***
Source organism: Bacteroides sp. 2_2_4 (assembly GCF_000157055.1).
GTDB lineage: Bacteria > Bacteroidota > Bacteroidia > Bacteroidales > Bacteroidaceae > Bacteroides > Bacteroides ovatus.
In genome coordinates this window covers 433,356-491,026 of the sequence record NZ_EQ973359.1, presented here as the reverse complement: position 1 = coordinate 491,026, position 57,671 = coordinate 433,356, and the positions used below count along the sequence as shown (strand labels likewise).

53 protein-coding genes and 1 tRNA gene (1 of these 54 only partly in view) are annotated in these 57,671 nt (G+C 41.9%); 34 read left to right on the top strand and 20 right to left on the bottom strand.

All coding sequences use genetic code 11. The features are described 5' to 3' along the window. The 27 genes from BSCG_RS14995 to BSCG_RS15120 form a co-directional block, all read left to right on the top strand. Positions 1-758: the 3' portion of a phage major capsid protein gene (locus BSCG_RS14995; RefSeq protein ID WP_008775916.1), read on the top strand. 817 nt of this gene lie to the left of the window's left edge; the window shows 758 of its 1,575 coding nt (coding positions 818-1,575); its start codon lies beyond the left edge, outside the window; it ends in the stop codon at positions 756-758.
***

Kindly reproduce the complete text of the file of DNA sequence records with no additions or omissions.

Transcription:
Source organism: Bacteroides sp. 2_2_4 (assembly GCF_000157055.1).
GTDB lineage: Bacteria > Bacteroidota > Bacteroidia > Bacteroidales > Bacteroidaceae > Bacteroides > Bacteroides ovatus.
In genome coordinates this window covers 433,356-491,026 of the sequence record NZ_EQ973359.1, presented here as the reverse complement: position 1 = coordinate 491,026, position 57,671 = coordinate 433,356, and the positions used below count along the sequence as shown (strand labels likewise).

53 protein-coding genes and 1 tRNA gene (1 of these 54 only partly in view) are annotated in these 57,671 nt (G+C 41.9%); 34 read left to right on the top strand and 20 right to left on the bottom strand.

All coding sequences use genetic code 11. The features are described 5' to 3' along the window. The 27 genes from BSCG_RS14995 to BSCG_RS15120 form a co-directional block, all read left to right on the top strand. Positions 1-758: the 3' portion of a phage major capsid protein gene (locus BSCG_RS14995; RefSeq protein ID WP_008775916.1), read on the top strand. 817 nt of this gene lie to the left of the window's left edge; the window shows 758 of its 1,575 coding nt (coding positions 818-1,575); its start codon lies beyond the left edge, outside the window; it ends in the stop codon at positions 756-758.